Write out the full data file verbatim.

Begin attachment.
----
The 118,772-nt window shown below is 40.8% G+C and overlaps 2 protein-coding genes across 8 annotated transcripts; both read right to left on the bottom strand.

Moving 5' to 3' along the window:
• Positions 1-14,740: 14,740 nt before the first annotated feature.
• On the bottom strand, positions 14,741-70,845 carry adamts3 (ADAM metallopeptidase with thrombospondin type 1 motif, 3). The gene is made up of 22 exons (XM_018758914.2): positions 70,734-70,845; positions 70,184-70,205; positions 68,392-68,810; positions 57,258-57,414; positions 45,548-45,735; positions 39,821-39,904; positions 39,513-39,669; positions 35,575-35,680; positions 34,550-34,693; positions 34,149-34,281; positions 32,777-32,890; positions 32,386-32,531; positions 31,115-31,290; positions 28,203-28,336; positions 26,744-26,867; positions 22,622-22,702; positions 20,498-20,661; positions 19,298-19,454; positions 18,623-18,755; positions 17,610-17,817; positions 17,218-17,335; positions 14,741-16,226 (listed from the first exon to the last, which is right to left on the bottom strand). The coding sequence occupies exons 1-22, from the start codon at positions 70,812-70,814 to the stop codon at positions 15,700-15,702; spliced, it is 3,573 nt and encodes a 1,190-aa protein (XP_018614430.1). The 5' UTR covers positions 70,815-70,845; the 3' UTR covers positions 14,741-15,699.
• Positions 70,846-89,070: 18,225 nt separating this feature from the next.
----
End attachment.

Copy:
The 118,772-nt window shown below is 40.8% G+C and overlaps 2 protein-coding genes across 8 annotated transcripts; both read right to left on the bottom strand.

Moving 5' to 3' along the window:
• Positions 1-14,740: 14,740 nt before the first annotated feature.
• On the bottom strand, positions 14,741-70,845 carry adamts3 (ADAM metallopeptidase with thrombospondin type 1 motif, 3). The gene is made up of 22 exons (XM_018758914.2): positions 70,734-70,845; positions 70,184-70,205; positions 68,392-68,810; positions 57,258-57,414; positions 45,548-45,735; positions 39,821-39,904; positions 39,513-39,669; positions 35,575-35,680; positions 34,550-34,693; positions 34,149-34,281; positions 32,777-32,890; positions 32,386-32,531; positions 31,115-31,290; positions 28,203-28,336; positions 26,744-26,867; positions 22,622-22,702; positions 20,498-20,661; positions 19,298-19,454; positions 18,623-18,755; positions 17,610-17,817; positions 17,218-17,335; positions 14,741-16,226 (listed from the first exon to the last, which is right to left on the bottom strand). The coding sequence occupies exons 1-22, from the start codon at positions 70,812-70,814 to the stop codon at positions 15,700-15,702; spliced, it is 3,573 nt and encodes a 1,190-aa protein (XP_018614430.1). The 5' UTR covers positions 70,815-70,845; the 3' UTR covers positions 14,741-15,699.
• Positions 70,846-89,070: 18,225 nt separating this feature from the next.